Blair walks the plank for everybody's mistakes
In the end, it’s the manager who gets fired, not the star player.
And so it was that Michael Leiter held onto his job as head of the National Counterterrorism Center, which was scorched by the Senate Select Committee on Intelligence (SSCI) this week, and Dennis Blair, his boss, lost his.
If Leiter didn’t know what the NCTC’s job was six years after it was created, as the SSCI reported, it wasn’t his fault, it was Blair’s.
The fact is, nobody is going shed many tears as the director of national intelligence walks off the plank. There’s not a wet eye in the House, or the Senate, from the looks of the statements coming out.
But the former admiral had been in bad odor for some time, and not just at the White House. He picked stupid fights, and worse, lost.
It may be an old story now about how Blair tried to show Leon Panetta who was boss by making a stab at taking away the CIA’s traditional prerogative to name overseas station chiefs.
Old, but not forgotten, in the intelligence agencies the DNI only nominally controls.
After a messy fight with Panetta with le tout Washington at ringside, Blair lost.
Then there was that ugly business about Leiter and his holiday skiing vacation as the underwear bomber came down on that Northwest flight in Detroit on Christmas Day, setting off brief fears of another Sept. 11 in the making.
Leiter was at his desk in the NCTC, it turned out, on Christmas Day, and only left for the slopes -- a divorced father off with his 7-year-old son -- the next day, at the urging of Blair and White House national security officials, who assured him they could stay in touch by secure phone if he were needed.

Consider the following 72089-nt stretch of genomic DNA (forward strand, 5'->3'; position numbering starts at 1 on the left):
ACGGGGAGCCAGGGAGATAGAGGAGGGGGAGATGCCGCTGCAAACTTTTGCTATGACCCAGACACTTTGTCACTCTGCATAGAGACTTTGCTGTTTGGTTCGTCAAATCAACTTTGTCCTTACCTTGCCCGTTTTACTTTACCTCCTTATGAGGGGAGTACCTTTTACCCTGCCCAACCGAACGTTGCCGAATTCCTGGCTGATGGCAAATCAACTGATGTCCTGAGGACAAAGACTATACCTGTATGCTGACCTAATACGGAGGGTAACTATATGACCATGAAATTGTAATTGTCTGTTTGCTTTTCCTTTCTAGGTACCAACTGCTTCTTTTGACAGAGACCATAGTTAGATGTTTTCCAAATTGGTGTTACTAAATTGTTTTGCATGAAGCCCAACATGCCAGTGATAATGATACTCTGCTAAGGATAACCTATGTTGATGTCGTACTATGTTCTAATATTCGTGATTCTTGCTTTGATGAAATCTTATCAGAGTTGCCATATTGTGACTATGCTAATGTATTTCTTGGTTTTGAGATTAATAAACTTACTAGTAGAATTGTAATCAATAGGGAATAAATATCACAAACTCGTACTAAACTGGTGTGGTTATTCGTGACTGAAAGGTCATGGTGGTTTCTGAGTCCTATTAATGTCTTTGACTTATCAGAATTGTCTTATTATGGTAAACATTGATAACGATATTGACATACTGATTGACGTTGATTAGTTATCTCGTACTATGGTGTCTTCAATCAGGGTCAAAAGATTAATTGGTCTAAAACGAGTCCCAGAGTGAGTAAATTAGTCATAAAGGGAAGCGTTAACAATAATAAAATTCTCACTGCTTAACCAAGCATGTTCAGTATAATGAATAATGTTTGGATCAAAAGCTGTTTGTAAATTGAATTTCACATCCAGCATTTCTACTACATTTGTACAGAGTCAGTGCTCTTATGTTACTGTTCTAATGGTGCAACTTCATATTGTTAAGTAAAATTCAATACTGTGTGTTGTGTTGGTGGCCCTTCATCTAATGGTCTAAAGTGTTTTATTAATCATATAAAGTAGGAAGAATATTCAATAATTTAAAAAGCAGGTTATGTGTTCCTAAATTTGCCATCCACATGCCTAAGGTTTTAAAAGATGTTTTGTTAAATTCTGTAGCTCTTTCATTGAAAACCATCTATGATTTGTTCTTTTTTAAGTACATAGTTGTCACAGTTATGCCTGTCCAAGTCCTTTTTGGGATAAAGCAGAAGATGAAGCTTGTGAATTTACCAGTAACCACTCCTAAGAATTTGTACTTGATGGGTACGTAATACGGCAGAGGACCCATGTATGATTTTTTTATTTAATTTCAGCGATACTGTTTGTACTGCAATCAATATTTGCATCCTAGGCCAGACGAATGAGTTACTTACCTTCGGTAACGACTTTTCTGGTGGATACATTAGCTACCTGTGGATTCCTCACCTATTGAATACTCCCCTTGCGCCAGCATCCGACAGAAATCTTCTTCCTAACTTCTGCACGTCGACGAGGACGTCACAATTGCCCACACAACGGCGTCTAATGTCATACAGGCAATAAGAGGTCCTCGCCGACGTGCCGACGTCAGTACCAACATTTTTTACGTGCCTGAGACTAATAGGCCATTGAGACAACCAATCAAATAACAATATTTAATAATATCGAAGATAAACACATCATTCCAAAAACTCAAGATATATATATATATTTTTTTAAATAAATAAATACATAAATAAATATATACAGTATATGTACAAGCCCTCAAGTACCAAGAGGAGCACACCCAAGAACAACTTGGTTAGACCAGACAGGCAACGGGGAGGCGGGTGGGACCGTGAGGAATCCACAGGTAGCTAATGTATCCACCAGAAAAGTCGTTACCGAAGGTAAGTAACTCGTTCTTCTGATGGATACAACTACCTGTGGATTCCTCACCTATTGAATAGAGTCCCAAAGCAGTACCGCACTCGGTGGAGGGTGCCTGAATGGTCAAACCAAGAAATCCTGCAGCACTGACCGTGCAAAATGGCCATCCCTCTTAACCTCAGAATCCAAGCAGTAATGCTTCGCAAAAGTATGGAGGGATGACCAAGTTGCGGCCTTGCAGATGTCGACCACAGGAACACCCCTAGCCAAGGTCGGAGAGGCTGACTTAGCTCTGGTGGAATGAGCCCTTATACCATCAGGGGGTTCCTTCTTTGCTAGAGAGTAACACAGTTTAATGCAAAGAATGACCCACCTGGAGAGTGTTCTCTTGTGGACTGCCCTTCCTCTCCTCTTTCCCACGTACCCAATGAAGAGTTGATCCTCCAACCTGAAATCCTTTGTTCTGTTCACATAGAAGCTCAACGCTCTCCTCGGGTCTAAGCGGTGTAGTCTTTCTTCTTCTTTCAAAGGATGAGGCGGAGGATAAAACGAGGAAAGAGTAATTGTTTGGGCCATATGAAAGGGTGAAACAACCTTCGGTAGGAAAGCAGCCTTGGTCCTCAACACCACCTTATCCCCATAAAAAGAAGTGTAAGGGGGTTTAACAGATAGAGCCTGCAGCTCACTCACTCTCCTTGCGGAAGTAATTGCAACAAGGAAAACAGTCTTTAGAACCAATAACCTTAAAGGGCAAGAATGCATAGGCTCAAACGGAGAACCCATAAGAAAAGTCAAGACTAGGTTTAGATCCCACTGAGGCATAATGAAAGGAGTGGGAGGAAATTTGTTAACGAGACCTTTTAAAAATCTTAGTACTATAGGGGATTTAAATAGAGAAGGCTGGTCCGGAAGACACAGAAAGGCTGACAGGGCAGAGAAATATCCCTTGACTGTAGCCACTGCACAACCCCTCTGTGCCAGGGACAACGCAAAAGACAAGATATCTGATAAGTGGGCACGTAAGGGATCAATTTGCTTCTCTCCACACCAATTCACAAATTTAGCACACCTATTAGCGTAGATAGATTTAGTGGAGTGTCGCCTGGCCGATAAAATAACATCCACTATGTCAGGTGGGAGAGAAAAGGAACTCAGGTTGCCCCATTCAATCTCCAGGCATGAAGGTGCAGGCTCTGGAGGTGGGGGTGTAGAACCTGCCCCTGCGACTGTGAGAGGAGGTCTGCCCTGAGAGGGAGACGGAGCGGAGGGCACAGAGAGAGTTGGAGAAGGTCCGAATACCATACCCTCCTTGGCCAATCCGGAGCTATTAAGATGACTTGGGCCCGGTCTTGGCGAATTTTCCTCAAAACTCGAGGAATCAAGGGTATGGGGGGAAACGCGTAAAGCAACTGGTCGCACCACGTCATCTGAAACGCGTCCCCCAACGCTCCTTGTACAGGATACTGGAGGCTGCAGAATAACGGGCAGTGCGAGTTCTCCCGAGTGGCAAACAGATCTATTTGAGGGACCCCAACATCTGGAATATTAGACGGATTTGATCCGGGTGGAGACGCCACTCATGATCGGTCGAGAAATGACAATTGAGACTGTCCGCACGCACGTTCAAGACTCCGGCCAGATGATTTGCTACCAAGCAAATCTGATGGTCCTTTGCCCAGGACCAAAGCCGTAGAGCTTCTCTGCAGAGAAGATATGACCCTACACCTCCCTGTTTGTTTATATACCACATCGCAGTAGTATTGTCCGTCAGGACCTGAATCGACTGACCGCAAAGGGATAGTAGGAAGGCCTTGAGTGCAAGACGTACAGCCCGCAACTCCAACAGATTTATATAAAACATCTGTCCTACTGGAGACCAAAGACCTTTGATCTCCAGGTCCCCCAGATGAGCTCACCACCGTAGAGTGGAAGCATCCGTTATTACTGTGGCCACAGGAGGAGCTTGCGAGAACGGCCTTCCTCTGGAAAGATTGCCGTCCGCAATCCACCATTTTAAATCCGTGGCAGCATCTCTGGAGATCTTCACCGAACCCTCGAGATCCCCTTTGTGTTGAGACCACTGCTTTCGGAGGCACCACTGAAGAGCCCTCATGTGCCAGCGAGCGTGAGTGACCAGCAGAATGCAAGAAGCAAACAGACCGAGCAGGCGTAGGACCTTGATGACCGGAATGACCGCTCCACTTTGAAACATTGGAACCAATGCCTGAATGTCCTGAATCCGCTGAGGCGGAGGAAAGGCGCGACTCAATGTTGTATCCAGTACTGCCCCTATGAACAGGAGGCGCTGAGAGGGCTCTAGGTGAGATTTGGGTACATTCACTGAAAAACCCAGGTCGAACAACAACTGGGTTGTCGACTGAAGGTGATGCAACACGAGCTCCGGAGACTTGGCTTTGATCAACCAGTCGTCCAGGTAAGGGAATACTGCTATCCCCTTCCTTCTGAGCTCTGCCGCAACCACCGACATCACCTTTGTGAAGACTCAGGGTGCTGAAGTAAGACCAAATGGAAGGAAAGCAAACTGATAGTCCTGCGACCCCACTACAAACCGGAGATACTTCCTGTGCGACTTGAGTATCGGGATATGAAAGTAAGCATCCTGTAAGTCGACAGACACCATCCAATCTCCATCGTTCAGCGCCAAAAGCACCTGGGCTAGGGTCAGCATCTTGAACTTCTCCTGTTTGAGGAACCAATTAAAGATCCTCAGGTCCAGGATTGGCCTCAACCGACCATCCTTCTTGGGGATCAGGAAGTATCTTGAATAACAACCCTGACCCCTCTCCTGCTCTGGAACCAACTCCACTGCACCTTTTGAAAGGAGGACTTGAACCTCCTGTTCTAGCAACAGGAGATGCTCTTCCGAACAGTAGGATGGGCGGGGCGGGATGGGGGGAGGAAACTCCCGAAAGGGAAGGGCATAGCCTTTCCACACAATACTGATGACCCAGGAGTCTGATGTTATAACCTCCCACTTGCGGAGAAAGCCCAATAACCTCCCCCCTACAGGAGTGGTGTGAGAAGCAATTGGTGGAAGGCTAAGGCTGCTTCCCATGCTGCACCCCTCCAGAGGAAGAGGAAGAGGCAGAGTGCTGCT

Leither was clueless to stay away for six days, but if Blair cleared him to go on a blithe skiing holiday, he should have stood up for his underling as the ridicule grew.
Theoretically, of course, the admiral was right about naming station chiefs.
But Washington doesn’t run on theory, it runs on power, and the DNI under Blair was like an Energizer Bunny with no batteries.
“It’s not an issue of more authority but more support,” Blair nearly whined in an April speech that was billed as a big event but fell flat.
To many of us there, he just didn’t seem all that smart, or savvy. It's not hard to imagine the White House brainiacs snickering behind his back.
But Blair and his predecessors have had plenty of support -- i.e., warm fuzzies -- from their respective White Houses. What they have never had is authority, over the spy agency budgets, which renders them impotent.
In other words, Blair had it backwards.
Even he seemed to know his days were numbered back in April. He’d opened his speech by saying he had “some breaking news: There is going to be a new DNI very soon.”
“Donovan McNabb," he jibed.
Groans and nervous titters all around.
Well, he got it half right.
| May 20, 2010; 6:33 PM ET
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